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AngularJS Internationalization

Jakob Jenkov
Last update: 2014-08-26

AngularJS has built-in support for internationalization of numbers and dates. In this text I will take a look at how they work.

Internationalization in Filters

Some of the built-in AngularJS filters supports internationalization. For instance, the date and currency filters have built-in support for internationalization. Here is how you would normally use these filters:

{{ theDate  | date: 'fullDate' }}
{{ theValue | currency }}
{{ theValue | number }}

The date filter will format the variable theDate as a date according to the locale chosen in the web app. The same is true for the currency and number filter.

Filters are covered in more detail in the section about filtering in my views and directives tutorial: AngularJS Filtering.

The Date Filter

The date filter accepts the following values specifying how to format the date:

  • short
  • medium
  • fullDate
  • shortDate
  • mediumDate
  • longDate
  • shortTime
  • mediumTime

Here are a few date filter examples:

 {{ theDate  | date: 'shortDate' }}
 {{ theDate  | date: 'longDate'  }}

The Currency Filter

The currency filter will use the currency symbol associated with the chosen locale when formatting a number as a currency. If you need to use a different currency symbol, for instance if the users wants to see a price in a different currency, you can specify the currency symbol to the currency filter like this:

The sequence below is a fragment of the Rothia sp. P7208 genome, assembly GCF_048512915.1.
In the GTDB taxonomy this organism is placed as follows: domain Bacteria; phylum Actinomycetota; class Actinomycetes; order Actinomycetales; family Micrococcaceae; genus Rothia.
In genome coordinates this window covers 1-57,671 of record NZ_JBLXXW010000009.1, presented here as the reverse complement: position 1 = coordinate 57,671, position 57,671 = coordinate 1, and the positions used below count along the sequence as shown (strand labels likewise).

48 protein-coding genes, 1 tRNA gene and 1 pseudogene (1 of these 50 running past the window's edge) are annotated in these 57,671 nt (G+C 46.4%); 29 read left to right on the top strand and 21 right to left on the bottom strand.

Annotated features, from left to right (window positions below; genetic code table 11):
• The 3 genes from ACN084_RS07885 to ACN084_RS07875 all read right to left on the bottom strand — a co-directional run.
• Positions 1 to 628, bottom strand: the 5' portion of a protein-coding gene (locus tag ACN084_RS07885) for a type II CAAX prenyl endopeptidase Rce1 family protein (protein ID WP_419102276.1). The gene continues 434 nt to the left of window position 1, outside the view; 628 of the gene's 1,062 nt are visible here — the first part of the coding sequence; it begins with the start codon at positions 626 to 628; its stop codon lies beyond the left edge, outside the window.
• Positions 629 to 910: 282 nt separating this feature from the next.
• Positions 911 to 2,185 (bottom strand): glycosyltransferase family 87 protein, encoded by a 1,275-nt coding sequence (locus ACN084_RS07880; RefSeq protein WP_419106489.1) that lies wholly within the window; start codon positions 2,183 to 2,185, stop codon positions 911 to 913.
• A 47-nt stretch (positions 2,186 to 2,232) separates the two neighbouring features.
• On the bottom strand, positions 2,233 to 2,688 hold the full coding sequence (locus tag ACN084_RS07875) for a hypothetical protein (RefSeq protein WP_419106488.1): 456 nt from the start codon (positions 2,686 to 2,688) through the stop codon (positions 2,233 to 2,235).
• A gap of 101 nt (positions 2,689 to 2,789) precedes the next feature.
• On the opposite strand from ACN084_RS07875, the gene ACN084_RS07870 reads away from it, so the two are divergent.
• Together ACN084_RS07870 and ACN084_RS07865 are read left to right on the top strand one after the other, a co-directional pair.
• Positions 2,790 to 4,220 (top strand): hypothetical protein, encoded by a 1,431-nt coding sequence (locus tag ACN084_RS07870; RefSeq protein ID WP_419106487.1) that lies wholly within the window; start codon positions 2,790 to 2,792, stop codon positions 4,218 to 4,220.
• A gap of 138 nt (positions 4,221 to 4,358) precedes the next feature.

{{ theValue | currency : '$' }}
{{ theValue | currency : '£' }}
{{ theValue | currency : '€' }}

Notice how the last two examples use the HTML entities for pounds and euros.

The Number Filter

The number filter formats numbers according to the chosen locale. For instance, in English the thousand separator is . and the decimal separator is , whereas in Danish it is the opposite. Here is a number filter example:

{{ theValue | number }}

Setting the Locale

To tell AngularJS what locale (language and country) to use when writing localized output, you need to include the corresponding AngularJS locale file. Here is an example that includes the Danish locale:

<script src="https://code.angularjs.org/1.2.5/i18n/angular-locale_da-dk.js"></script>

Include this after including the AngularJS main JavaScript file, and it should work out of the box. There nothing more that needs to be done than including this file.

To find the correct locale for your country, look at code.angularjs.org, click on the version of AngularJS you are using, and then click on the i18n directory. In that directory you see a list of all the available locales. Find the one that matches the country or contries you want to support, and then download them and include them in your HTML page (or reference them directly at code.angularjs.org).

Full AngularJS Internationalization Example

Here is a full AngularJS internationalization example:

<!DOCTYPE html>
<html lang="en">
<head>
    <title>AngularJS Routes example</title>
    <script src="https://ajax.googleapis.com/ajax/libs/angularjs/1.2.5/angular.min.js"></script>
    <script src="https://code.angularjs.org/1.2.5/i18n/angular-locale_da-dk.js"></script>
</head>


<body ng-app="myapp">

AngularJS I18n

<div ng-controller="mycontroller">
    {{theDate  | date : "fullDate"}} <br/>
    {{theValue | currency }}
</div>



<script>
    var module  = angular.module("myapp", []);

    module.controller("mycontroller", function($scope) {

        $scope.theDate  = new Date();
        $scope.theValue = 123.45;

    });
</script>

</body>
</html>

It is this line which includes the language (locale) JavaScript file:

<script src="https://code.angularjs.org/1.2.5/i18n/angular-locale_da-dk.js"></script>

Jakob Jenkov




Copyright  Jenkov Aps
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